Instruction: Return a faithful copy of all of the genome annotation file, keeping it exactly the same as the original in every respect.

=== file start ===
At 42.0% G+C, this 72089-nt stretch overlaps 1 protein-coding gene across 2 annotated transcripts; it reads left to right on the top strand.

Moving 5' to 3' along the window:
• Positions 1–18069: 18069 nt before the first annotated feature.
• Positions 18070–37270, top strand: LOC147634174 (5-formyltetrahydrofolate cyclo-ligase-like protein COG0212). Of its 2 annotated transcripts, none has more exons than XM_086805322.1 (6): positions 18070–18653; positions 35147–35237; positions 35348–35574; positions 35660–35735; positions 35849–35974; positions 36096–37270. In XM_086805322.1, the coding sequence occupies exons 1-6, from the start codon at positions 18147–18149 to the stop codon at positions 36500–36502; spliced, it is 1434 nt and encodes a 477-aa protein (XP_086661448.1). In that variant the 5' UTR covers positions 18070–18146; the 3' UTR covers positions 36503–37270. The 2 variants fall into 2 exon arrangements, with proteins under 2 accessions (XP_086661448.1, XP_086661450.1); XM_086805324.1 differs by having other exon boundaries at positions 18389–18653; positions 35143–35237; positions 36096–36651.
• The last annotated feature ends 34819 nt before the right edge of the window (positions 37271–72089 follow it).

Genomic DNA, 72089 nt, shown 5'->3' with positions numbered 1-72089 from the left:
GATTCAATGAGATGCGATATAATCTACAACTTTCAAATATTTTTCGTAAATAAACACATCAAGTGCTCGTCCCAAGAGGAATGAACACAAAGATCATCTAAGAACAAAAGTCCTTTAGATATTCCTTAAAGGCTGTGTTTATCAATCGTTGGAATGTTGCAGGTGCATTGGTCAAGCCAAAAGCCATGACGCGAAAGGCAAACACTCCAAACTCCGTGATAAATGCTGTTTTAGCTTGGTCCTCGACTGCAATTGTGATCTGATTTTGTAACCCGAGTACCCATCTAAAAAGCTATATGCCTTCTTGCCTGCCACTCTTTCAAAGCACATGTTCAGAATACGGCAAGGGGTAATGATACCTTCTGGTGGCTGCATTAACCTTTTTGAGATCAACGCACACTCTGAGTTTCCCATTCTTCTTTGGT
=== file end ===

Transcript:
At 42.0% G+C, this 72089-nt stretch overlaps 1 protein-coding gene across 2 annotated transcripts; it reads left to right on the top strand.

Moving 5' to 3' along the window:
• Positions 1–18069: 18069 nt before the first annotated feature.
• Positions 18070–37270, top strand: LOC147634174 (5-formyltetrahydrofolate cyclo-ligase-like protein COG0212). Of its 2 annotated transcripts, none has more exons than XM_086805322.1 (6): positions 18070–18653; positions 35147–35237; positions 35348–35574; positions 35660–35735; positions 35849–35974; positions 36096–37270. In XM_086805322.1, the coding sequence occupies exons 1-6, from the start codon at positions 18147–18149 to the stop codon at positions 36500–36502; spliced, it is 1434 nt and encodes a 477-aa protein (XP_086661448.1). In that variant the 5' UTR covers positions 18070–18146; the 3' UTR covers positions 36503–37270. The 2 variants fall into 2 exon arrangements, with proteins under 2 accessions (XP_086661448.1, XP_086661450.1); XM_086805324.1 differs by having other exon boundaries at positions 18389–18653; positions 35143–35237; positions 36096–36651.
• The last annotated feature ends 34819 nt before the right edge of the window (positions 37271–72089 follow it).

Genomic DNA, 72089 nt, shown 5'->3' with positions numbered 1-72089 from the left:
GATTCAATGAGATGCGATATAATCTACAACTTTCAAATATTTTTCGTAAATAAACACATCAAGTGCTCGTCCCAAGAGGAATGAACACAAAGATCATCTAAGAACAAAAGTCCTTTAGATATTCCTTAAAGGCTGTGTTTATCAATCGTTGGAATGTTGCAGGTGCATTGGTCAAGCCAAAAGCCATGACGCGAAAGGCAAACACTCCAAACTCCGTGATAAATGCTGTTTTAGCTTGGTCCTCGACTGCAATTGTGATCTGATTTTGTAACCCGAGTACCCATCTAAAAAGCTATATGCCTTCTTGCCTGCCACTCTTTCAAAGCACATGTTCAGAATACGGCAAGGGGTAATGATACCTTCTGGTGGCTGCATTAACCTTTTTGAGATCAACGCACACTCTGAGTTTCCCATTCTTCTTTGGT